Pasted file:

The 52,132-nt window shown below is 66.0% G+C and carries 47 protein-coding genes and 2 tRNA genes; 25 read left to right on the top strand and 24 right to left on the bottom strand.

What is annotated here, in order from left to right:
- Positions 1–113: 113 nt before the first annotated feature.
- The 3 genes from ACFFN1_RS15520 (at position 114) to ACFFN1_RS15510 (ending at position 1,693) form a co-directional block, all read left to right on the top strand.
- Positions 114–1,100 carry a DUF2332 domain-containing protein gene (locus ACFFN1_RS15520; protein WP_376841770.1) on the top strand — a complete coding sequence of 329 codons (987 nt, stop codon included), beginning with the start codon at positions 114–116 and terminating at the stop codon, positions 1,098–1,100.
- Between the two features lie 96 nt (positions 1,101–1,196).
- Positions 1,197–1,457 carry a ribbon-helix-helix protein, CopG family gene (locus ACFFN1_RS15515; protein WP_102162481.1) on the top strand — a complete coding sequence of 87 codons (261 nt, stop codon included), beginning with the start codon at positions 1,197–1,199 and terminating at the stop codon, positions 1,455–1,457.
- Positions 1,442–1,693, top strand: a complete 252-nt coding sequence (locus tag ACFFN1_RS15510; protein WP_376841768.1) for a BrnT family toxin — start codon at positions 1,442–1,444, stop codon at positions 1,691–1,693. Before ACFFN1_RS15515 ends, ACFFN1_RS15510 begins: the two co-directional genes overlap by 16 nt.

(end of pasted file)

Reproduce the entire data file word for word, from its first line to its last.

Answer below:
The 52,132-nt window shown below is 66.0% G+C and carries 47 protein-coding genes and 2 tRNA genes; 25 read left to right on the top strand and 24 right to left on the bottom strand.

What is annotated here, in order from left to right:
- Positions 1–113: 113 nt before the first annotated feature.
- The 3 genes from ACFFN1_RS15520 (at position 114) to ACFFN1_RS15510 (ending at position 1,693) form a co-directional block, all read left to right on the top strand.
- Positions 114–1,100 carry a DUF2332 domain-containing protein gene (locus ACFFN1_RS15520; protein WP_376841770.1) on the top strand — a complete coding sequence of 329 codons (987 nt, stop codon included), beginning with the start codon at positions 114–116 and terminating at the stop codon, positions 1,098–1,100.
- Between the two features lie 96 nt (positions 1,101–1,196).
- Positions 1,197–1,457 carry a ribbon-helix-helix protein, CopG family gene (locus ACFFN1_RS15515; protein WP_102162481.1) on the top strand — a complete coding sequence of 87 codons (261 nt, stop codon included), beginning with the start codon at positions 1,197–1,199 and terminating at the stop codon, positions 1,455–1,457.
- Positions 1,442–1,693, top strand: a complete 252-nt coding sequence (locus tag ACFFN1_RS15510; protein WP_376841768.1) for a BrnT family toxin — start codon at positions 1,442–1,444, stop codon at positions 1,691–1,693. Before ACFFN1_RS15515 ends, ACFFN1_RS15510 begins: the two co-directional genes overlap by 16 nt.